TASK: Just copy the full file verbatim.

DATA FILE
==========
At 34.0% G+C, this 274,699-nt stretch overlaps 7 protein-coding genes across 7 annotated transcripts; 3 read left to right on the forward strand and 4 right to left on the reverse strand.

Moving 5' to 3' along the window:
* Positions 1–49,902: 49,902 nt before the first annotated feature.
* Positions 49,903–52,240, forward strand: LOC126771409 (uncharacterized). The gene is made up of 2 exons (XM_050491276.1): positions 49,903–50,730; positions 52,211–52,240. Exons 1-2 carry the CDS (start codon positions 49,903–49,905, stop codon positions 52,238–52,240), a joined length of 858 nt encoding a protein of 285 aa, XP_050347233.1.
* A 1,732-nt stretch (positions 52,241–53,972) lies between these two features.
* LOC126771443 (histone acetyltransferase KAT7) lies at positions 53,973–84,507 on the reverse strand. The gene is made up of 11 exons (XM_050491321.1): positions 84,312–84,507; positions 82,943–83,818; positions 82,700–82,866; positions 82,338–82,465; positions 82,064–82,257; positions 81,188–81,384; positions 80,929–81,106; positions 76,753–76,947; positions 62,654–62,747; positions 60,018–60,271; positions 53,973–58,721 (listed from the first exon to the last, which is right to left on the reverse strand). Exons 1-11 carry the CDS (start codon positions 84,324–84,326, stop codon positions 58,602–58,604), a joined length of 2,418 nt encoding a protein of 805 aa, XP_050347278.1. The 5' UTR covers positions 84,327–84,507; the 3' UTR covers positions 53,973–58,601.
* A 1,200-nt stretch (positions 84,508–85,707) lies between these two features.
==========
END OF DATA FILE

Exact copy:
At 34.0% G+C, this 274,699-nt stretch overlaps 7 protein-coding genes across 7 annotated transcripts; 3 read left to right on the forward strand and 4 right to left on the reverse strand.

Moving 5' to 3' along the window:
* Positions 1–49,902: 49,902 nt before the first annotated feature.
* Positions 49,903–52,240, forward strand: LOC126771409 (uncharacterized). The gene is made up of 2 exons (XM_050491276.1): positions 49,903–50,730; positions 52,211–52,240. Exons 1-2 carry the CDS (start codon positions 49,903–49,905, stop codon positions 52,238–52,240), a joined length of 858 nt encoding a protein of 285 aa, XP_050347233.1.
* A 1,732-nt stretch (positions 52,241–53,972) lies between these two features.
* LOC126771443 (histone acetyltransferase KAT7) lies at positions 53,973–84,507 on the reverse strand. The gene is made up of 11 exons (XM_050491321.1): positions 84,312–84,507; positions 82,943–83,818; positions 82,700–82,866; positions 82,338–82,465; positions 82,064–82,257; positions 81,188–81,384; positions 80,929–81,106; positions 76,753–76,947; positions 62,654–62,747; positions 60,018–60,271; positions 53,973–58,721 (listed from the first exon to the last, which is right to left on the reverse strand). Exons 1-11 carry the CDS (start codon positions 84,324–84,326, stop codon positions 58,602–58,604), a joined length of 2,418 nt encoding a protein of 805 aa, XP_050347278.1. The 5' UTR covers positions 84,327–84,507; the 3' UTR covers positions 53,973–58,601.
* A 1,200-nt stretch (positions 84,508–85,707) lies between these two features.